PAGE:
Darren Pencille’s girlfriend Chelsea Mitchell picked him up in her car, and around five hours later the couple visited Frensham Ponds near Farnham, Surrey, stopping in the Bacon Lane car park. There, they took photos of his injuries and frantically debated how to proceed. It is possible that he considered turning himself in, but if he did, the idea did not cross his mind for long. Chelsea bought razors and hair clippers that afternoon, clearly intended to alter her boyfriend’s appearance, and they travelled to Pencille’s flat in Bognor Regis, West Sussex, which sits on the southern coastline of England, before returning in the late evening to Chelsea’s home in Farnham, a distance of about 50 miles.

The pair had a sleepless night, turning over in their minds the possible outcomes of the unthinkable situation they were in. But they didn’t have to wait long for an answer. The police had been efficient in their investigation and using CCTV footage, they were able to follow the couple’s movements. At around 6:00 a.m. the next morning, there was a deafening knock on the door. Pencille took a deep breath and peered through the curtains to see armed police swarming outside his girlfriend’s apartment. He had no choice but to open up. As he was handcuffed, he asked, “What’s this about?” as if he had no idea why he was being arrested. He was taken to the police station, interrogated, and charged with the murder of Lee Pomeroy.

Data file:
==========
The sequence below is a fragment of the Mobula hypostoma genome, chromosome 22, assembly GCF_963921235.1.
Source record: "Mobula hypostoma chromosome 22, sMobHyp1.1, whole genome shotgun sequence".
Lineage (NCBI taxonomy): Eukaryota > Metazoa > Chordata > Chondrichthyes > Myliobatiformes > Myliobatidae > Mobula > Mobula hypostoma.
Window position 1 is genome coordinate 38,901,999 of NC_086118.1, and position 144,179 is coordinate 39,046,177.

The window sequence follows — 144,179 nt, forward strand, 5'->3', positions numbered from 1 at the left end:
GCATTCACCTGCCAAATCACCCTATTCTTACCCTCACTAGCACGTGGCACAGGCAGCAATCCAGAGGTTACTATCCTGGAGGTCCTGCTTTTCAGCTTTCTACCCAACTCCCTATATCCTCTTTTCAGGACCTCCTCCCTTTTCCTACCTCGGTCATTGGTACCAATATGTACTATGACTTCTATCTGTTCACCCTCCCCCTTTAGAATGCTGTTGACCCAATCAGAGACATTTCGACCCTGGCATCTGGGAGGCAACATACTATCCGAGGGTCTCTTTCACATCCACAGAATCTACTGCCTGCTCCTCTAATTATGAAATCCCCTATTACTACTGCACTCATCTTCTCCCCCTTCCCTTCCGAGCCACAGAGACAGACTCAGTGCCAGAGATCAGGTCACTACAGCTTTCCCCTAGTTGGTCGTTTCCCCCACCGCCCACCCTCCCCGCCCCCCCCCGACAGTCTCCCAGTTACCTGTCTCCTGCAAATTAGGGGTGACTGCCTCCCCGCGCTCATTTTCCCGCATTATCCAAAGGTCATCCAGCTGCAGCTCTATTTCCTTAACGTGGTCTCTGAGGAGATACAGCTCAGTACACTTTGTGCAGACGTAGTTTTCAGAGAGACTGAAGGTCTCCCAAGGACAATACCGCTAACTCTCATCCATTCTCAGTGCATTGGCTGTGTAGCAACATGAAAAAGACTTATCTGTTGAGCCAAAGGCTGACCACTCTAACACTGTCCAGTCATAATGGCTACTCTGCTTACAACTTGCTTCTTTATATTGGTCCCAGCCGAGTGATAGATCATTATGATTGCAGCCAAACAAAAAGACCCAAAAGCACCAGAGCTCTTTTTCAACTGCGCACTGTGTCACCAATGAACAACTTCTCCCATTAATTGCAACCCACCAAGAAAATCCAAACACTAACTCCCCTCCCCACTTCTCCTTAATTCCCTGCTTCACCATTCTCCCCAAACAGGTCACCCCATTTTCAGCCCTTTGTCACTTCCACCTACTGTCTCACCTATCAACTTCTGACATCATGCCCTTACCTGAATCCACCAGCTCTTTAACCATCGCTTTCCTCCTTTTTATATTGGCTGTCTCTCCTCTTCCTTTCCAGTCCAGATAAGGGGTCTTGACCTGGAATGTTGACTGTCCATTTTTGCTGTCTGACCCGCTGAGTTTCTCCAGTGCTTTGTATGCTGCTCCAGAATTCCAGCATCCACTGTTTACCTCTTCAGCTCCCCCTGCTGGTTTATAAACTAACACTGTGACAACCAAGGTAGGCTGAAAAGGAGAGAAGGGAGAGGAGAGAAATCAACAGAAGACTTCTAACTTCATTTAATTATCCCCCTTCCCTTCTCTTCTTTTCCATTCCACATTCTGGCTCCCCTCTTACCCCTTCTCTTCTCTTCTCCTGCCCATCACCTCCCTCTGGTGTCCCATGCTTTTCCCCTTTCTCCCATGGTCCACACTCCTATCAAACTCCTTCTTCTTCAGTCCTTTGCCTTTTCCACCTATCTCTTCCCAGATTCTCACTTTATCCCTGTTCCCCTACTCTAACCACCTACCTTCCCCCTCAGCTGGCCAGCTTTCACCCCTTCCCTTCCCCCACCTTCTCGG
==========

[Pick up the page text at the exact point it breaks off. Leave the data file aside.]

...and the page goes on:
The trial began almost six months later, on 25 June 2019. The members of the jury were stunned by the CCTV footage of the frenzied knife attack, which they watched in full. Pomeroy’s bereaved sisters stared at Pencille as he was questioned by the prosecutor, and one of them, Karen Blackaby, sensed that the killer did not like being studied so closely. Darren Pencille did not give evidence but claimed to have been acting in self-defence. As the trial unfolded, it was revealed that he was a diagnosed Paranoid Schizophrenic but had not been taking his medication at the time of the murder. He also suffered from panic attacks when in confined spaces, which frequently caused him to feel the need to get off public transport. Witness Kayleigh Carter described Pencille’s demeanour as “angry” but explained that Pomeroy had been “stern, stubborn, and patronising.” She also heard Pencille make a comment about hearing voices. The victim’s 14-year-old son, who had stumbled on the terrible sight of his father slumped on the floor of the train carriage, soaked in blood, admitted that he had been an intimidating man and sometimes had a “bad attitude,” but that he was never violent.

On 12 July 2019, Justice Cheema-Grubb handed down a life sentence to Darren Pencille, with a minimum of 28 years in prison. It is likely that this was influenced by the fact that he had multiple previous convictions, one of which was for stabbing a friend in the neck. Chelsea Mitchell was sentenced to 28 months for assisting him in evading capture. Justice Cheema-Grubb told Pencille, “You picked on the wrong man,” and stated that when Pomeroy had stood up for himself, Pencille had pulled out a “lethal weapon”.  

The case raises questions about the leniency of Pencille’s prior sentences and whether the care he was receiving for his Paranoid Schizophrenia was adequate. Lee Pomeroy’s grief-stricken sister Karen told the Royston Crow newspaper that Pencille was “vicious and aggressive. He has a fascination with knives. I want him to die in prison.” She attested firmly that her brother had not touched his attacker during the dispute about him blocking the aisle, and that Pencille had been the aggressor throughout.

Regardless of the reasons, this senseless stand-off between two men whose paths crossed for mere moments led to loss of life for one, and loss of liberty for the other. Meanwhile, a teenaged boy was forced to come to terms with the prospect of spending the rest of his days without his father, who would not be there to see him grow into adulthood.